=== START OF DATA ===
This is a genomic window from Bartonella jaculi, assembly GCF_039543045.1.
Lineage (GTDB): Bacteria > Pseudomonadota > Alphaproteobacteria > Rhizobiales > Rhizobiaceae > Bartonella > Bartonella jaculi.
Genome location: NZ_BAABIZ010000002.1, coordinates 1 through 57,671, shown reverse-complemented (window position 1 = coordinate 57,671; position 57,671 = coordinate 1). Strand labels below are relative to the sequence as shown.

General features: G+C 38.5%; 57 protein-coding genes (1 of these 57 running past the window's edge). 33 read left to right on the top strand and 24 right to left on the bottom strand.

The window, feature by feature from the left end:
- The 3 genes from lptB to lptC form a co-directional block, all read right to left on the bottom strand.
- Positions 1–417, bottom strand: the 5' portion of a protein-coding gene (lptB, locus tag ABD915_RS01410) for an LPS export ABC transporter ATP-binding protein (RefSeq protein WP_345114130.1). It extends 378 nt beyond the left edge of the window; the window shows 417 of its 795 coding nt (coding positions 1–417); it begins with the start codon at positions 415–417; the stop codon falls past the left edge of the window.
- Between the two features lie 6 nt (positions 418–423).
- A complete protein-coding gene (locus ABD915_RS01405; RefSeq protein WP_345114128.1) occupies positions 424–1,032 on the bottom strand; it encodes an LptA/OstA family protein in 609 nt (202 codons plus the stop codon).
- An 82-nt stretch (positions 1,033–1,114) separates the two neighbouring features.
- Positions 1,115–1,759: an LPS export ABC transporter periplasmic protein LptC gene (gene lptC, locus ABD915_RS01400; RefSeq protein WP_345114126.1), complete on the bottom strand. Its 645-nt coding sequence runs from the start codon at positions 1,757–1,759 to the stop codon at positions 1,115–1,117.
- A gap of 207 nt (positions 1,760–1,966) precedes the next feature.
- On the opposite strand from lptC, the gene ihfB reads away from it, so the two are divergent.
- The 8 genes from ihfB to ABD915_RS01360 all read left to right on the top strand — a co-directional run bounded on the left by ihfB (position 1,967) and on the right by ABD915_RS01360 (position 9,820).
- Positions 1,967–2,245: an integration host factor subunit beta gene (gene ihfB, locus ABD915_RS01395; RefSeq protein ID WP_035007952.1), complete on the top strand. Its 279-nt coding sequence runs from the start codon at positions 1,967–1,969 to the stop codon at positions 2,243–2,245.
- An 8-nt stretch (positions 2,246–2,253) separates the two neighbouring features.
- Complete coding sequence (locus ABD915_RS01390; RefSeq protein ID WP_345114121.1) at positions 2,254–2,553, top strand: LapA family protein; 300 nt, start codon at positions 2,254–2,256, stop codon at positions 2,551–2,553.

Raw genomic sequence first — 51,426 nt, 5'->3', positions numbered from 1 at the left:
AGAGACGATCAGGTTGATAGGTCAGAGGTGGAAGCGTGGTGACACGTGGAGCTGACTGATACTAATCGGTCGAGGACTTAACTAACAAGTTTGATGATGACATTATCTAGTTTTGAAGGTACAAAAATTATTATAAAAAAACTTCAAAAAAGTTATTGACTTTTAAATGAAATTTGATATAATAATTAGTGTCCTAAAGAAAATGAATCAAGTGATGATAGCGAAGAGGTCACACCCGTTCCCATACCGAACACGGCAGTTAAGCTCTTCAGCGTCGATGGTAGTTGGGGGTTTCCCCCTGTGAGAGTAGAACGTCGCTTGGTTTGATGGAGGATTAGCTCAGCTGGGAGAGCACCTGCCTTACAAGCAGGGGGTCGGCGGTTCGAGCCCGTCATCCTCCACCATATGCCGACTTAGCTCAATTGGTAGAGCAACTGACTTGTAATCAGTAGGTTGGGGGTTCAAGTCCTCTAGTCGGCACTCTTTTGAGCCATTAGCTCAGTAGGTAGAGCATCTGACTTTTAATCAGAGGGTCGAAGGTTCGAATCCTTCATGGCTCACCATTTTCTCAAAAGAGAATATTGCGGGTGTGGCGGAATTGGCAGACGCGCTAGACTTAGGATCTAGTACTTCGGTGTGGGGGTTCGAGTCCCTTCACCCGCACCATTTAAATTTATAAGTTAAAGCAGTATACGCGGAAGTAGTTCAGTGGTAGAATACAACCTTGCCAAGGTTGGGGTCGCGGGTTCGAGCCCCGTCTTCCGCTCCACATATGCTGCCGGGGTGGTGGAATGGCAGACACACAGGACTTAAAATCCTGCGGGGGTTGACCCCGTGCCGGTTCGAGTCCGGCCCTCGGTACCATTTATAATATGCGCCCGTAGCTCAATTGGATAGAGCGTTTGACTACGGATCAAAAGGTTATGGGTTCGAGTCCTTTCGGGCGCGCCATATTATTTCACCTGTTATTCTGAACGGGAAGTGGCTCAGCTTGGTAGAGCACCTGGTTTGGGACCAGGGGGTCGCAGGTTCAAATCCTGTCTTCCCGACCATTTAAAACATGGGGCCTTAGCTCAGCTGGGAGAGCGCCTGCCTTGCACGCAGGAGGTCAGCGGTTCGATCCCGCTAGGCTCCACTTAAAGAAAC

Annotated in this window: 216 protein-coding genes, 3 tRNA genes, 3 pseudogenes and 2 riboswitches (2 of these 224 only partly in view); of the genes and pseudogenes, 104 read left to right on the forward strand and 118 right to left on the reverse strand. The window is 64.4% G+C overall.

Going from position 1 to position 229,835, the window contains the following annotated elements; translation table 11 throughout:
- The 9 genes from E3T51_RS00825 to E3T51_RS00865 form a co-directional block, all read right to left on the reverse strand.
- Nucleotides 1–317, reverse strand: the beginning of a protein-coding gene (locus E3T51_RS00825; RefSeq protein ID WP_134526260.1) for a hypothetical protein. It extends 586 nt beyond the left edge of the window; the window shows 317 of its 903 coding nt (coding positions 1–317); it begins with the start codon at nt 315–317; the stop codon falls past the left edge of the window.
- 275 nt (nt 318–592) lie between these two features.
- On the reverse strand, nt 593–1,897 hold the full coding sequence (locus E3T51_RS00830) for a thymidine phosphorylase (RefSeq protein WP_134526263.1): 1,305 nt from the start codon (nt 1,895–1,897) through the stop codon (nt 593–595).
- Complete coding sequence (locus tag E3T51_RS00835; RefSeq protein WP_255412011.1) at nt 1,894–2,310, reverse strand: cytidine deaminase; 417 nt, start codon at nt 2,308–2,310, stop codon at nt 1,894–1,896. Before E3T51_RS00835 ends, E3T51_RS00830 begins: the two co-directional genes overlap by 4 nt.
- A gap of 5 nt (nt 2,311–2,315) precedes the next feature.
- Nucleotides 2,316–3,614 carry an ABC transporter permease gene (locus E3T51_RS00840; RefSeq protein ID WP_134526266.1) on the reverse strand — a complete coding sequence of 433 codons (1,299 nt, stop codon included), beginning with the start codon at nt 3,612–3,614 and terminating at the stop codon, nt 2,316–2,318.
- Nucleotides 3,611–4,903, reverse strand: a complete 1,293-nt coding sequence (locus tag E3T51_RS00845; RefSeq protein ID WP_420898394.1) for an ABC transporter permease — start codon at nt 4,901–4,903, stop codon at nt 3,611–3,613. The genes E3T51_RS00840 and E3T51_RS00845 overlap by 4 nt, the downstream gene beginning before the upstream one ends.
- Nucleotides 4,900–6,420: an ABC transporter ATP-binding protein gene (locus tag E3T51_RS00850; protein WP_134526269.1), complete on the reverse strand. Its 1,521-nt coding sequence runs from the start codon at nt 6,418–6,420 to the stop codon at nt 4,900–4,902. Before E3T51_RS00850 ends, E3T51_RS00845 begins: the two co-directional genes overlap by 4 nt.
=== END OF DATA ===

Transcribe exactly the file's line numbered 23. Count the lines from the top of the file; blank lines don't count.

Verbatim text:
- Nucleotides 1–317, reverse strand: the beginning of a protein-coding gene (locus E3T51_RS00825; RefSeq protein ID WP_134526260.1) for a hypothetical protein. It extends 586 nt beyond the left edge of the window; the window shows 317 of its 903 coding nt (coding positions 1–317); it begins with the start codon at nt 315–317; the stop codon falls past the left edge of the window.